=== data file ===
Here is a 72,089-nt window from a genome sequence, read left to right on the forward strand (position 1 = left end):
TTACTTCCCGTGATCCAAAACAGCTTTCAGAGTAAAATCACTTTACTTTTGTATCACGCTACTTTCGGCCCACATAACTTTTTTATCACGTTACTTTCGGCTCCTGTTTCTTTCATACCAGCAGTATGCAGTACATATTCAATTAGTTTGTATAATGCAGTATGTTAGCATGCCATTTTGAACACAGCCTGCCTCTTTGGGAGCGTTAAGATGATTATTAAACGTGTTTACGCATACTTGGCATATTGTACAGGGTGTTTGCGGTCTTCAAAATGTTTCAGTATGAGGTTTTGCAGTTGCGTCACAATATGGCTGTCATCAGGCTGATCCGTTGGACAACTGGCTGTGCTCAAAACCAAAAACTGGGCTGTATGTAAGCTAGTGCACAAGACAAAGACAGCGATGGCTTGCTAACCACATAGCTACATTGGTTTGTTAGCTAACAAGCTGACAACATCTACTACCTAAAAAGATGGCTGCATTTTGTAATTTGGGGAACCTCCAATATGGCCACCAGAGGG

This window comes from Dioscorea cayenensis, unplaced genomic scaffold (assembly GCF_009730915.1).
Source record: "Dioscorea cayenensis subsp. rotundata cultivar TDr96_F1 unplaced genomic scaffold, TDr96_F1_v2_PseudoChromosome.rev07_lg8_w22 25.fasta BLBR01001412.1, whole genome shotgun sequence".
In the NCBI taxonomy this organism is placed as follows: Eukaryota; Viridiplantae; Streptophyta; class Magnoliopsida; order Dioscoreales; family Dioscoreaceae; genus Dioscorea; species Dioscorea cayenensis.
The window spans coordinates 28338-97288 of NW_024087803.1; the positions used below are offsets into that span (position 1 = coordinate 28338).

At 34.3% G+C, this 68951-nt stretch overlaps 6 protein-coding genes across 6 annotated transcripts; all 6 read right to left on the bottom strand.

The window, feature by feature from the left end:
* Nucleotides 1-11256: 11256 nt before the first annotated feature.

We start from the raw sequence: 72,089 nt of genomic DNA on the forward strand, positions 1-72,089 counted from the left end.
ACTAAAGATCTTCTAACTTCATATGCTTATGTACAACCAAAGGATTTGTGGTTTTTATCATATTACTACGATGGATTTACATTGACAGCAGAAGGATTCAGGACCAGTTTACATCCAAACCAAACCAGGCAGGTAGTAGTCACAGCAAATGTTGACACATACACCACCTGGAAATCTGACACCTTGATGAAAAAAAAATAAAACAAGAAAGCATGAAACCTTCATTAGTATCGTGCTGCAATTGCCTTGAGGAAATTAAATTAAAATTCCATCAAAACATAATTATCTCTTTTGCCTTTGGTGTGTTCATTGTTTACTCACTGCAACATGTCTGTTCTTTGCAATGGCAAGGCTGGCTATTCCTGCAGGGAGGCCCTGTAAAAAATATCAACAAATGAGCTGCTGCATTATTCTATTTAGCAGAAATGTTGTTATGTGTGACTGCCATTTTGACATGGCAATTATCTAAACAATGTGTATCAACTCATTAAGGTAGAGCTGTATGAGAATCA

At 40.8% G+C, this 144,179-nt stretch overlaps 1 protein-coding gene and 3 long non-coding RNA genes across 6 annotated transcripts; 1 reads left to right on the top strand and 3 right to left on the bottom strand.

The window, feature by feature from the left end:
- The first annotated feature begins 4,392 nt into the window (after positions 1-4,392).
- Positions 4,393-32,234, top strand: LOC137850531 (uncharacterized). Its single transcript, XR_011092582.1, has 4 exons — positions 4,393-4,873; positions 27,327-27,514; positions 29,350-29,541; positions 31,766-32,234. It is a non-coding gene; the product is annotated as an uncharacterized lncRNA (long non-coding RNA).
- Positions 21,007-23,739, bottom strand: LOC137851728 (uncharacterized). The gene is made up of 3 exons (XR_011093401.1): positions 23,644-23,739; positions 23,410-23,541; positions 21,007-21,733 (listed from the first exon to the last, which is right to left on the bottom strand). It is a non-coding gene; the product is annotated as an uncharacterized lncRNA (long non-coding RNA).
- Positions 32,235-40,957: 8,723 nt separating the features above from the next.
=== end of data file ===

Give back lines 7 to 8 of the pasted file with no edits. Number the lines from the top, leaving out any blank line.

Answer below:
At 34.3% G+C, this 68951-nt stretch overlaps 6 protein-coding genes across 6 annotated transcripts; all 6 read right to left on the bottom strand.

The window, feature by feature from the left end: